Is there anything better than getting unexpectedly great performances from your players in the first game of the season? Maybe they’ll do this EVERY GAME! I’m suddenly reminded of Michael Carter-Williams’ rookie debut of 22/7/12 with 4 threes and 9 steals. Of course we know that regression to the mean is coming to rain on our parade soon enough. But, there are guys that make leaps in production for entire seasons, and identifying them is one of the keys to winning. This is an outlier, but I fondly remember picking up Shawn Marion a few games into his second season, my first in fantasy, in which he finished as a first-rounder. He led me to a debut title, and I was hooked.
I’m generally very active in my leagues. However, I’m often slow to trust guys that come from out of nowhere. No prospect pedigree? I generally chalk it up to luck. I’m much more likely to speculate on players that have shown something in the past. But, sometimes dudes do just show up. I remember being way too slow to trust Hassan Whiteside’s explosion onto the scene in Miami. Another guy that I just refused to believe in for the longest time was Robert Covington. “Who’s this undrafted guy from a small school putting up big steals and threes on the Sixers? Never heard of him. They’re tanking. Of course they’ve got to have somebody taking shots and getting minutes.” I didn’t think it would last. And if he was too good, I thought they’d probably sit him more, so he wouldn’t accidentally help them win too many games. For players with whom I’m not familiar, I’m always waiting for the sample size to get bigger. But you can’t wait too long, or you’ll miss your chance. If you can identify the right guys, you can still snatch up some of this season’s impact players as a free agent. So, how can we tell what’s likely to continue? What should we be watching for in these first few games that might be predictive?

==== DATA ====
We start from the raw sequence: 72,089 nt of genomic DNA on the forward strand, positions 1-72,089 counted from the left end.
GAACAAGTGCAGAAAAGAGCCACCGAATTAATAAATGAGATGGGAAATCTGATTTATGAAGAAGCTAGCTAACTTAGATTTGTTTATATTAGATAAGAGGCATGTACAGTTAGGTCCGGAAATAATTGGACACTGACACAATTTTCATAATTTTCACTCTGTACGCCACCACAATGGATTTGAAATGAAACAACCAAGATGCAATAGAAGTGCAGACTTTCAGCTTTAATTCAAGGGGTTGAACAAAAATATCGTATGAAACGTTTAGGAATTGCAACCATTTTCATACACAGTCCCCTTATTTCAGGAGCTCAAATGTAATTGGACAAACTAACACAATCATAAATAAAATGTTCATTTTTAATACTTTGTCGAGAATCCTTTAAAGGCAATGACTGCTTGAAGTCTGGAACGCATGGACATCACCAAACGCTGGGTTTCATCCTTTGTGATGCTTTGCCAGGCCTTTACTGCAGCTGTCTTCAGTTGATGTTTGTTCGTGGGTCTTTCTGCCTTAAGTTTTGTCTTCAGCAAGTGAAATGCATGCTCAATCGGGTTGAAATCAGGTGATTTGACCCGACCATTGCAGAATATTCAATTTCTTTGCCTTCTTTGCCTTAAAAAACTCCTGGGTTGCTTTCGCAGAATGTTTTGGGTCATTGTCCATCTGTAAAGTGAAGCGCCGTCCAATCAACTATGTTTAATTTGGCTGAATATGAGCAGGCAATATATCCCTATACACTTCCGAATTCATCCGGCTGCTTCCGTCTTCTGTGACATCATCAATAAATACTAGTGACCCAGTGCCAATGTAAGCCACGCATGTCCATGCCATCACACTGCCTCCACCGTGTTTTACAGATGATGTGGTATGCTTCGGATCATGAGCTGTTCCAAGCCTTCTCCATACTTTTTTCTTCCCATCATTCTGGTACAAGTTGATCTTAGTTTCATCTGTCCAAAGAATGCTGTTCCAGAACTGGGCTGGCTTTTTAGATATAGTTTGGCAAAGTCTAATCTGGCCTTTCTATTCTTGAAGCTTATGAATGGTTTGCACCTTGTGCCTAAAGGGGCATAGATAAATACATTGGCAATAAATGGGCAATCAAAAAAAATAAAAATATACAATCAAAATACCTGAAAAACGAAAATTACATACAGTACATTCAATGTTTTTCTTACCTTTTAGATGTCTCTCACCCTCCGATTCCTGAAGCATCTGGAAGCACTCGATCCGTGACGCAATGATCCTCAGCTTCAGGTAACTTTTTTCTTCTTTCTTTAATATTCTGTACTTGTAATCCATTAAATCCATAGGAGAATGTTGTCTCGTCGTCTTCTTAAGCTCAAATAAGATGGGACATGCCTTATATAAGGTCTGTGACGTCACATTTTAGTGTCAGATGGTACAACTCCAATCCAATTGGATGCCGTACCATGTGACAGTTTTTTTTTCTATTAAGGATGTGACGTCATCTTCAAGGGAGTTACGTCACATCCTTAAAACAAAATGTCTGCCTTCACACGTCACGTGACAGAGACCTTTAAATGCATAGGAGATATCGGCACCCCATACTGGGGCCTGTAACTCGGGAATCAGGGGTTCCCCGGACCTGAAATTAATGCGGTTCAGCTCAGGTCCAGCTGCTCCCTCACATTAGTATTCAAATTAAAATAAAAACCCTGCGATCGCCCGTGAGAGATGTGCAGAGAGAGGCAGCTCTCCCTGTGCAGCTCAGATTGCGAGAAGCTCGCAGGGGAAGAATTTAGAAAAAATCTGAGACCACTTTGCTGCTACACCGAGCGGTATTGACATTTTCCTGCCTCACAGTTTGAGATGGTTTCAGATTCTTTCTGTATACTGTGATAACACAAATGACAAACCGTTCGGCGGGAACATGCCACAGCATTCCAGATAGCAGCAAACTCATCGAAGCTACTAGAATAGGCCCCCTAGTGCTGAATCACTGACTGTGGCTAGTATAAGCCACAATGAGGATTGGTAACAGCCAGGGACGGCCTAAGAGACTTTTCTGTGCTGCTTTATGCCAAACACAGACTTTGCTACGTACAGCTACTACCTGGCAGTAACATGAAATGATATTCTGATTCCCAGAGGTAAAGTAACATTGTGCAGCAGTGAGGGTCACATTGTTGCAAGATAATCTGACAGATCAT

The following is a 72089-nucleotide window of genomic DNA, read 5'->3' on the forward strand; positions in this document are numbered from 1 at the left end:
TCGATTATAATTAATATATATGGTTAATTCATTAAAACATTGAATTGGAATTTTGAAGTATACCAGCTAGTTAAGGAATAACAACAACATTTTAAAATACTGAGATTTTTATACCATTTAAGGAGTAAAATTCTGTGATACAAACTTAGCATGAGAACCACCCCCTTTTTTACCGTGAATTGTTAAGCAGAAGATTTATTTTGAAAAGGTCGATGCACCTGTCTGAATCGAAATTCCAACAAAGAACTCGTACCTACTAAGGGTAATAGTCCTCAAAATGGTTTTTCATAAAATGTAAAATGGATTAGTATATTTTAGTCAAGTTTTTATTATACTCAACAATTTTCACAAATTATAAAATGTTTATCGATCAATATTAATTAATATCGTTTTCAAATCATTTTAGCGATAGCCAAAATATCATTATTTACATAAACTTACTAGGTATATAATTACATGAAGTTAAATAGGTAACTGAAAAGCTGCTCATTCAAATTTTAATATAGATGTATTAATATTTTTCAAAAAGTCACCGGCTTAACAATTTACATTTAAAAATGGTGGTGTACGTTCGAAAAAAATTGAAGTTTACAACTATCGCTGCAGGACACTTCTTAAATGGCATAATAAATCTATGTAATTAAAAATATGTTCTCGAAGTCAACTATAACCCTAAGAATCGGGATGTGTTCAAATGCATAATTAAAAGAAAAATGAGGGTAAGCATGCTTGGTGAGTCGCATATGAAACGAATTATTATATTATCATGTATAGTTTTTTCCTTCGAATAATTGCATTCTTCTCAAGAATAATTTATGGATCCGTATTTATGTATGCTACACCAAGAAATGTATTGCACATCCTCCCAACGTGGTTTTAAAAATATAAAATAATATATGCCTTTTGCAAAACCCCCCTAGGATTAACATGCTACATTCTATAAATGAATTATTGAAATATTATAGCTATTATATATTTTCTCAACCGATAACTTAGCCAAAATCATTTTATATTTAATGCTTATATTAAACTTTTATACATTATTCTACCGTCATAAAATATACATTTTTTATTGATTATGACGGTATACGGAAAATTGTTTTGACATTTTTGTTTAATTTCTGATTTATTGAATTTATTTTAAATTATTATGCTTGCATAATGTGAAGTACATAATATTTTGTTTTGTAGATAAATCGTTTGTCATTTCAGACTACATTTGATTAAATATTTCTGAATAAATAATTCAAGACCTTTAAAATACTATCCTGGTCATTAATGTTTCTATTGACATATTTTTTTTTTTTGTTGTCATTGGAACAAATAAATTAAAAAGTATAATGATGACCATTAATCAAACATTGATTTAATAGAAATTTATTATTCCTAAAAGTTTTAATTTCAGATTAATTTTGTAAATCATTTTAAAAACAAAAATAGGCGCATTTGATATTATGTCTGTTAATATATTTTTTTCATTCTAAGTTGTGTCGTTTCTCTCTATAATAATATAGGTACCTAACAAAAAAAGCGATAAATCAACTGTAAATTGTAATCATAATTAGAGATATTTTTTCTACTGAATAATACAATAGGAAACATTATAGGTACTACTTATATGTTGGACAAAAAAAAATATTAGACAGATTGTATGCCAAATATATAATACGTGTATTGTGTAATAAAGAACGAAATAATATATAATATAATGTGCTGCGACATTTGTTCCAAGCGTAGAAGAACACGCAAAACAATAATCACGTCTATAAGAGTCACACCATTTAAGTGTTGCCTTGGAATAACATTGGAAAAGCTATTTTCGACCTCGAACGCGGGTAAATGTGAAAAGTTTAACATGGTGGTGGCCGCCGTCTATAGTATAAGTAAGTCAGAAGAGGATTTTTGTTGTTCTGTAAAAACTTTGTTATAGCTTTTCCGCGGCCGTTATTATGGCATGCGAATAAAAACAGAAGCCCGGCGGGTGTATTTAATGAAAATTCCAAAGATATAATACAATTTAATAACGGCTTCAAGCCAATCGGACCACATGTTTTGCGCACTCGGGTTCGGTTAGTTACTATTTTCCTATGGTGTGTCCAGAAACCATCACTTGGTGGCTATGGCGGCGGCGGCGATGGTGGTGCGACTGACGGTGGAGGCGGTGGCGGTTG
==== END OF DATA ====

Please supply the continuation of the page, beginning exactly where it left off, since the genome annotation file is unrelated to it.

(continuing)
I apologize for the click-bait title right away. However, the sentiment is correct, since Westbrook will go too high to be drafted by the savvy fantasy owner.
“Why is this??” You ask incredulously. Good question! I’ll tell you!
I absolutely love Westbrook in real life. He plays with a passion that rivals the likes of Bryant, Iverson, the original Isaiah Thomas, and many other greats. However, he will kill your fantasy team. I’m sure you can already guess why, but hear me out.
You aren’t going to find too many elite fantasy basketball assets sitting on an NBA bench. You’re going to find them on a 50’ wide by 94’ long stretch of hardwood, running their shoes tread-bare.
Fantasy production or “numbers” – essentially the only thing you’re mining for as you prepare for your drafts – is what results from the beautiful union between talent and opportunity.
Talent with limited opportunity (think: Jonas Valanciunas) leaves you with little choice but to sit back and wonder what could have been. Conversely, all the opportunity in the world afforded to players short on talent (I’m looking at you, Courtney Lee) has you questioning why you’re tending to vines that bear no fruit.
Unfortunately, in the world of the National Basketball Association, opportunity is usually held to a finite number each night – and that number is 240. Two hundred and forty minutes is all a given team can distribute amongst its roster during a regulation game. (For our purposes here today we’ll refrain from delving into the impact of overtime/multi-overtime games adding to the pool of minutes, though it does obviously impact the calculus.)
With NBA coaches now regularly employing rotations of nine and 10 men, there are very few players (regardless of talent, youth and good health) who are asked to play more than 75% of a game. In point of fact, during the 2014/2015 NBA season a grand total of six players averaged over 36 minutes of court time. Go just one year farther back and that number jumps to 16. The 12-13 campaign? 22 such players eclipsed the 36 MPG mark and seven ran for over 38 minutes a night. And to really put things into perspective – less than a decade ago we saw nine players average 40 minutes, with the kicker being that none of them missed more than 10 games.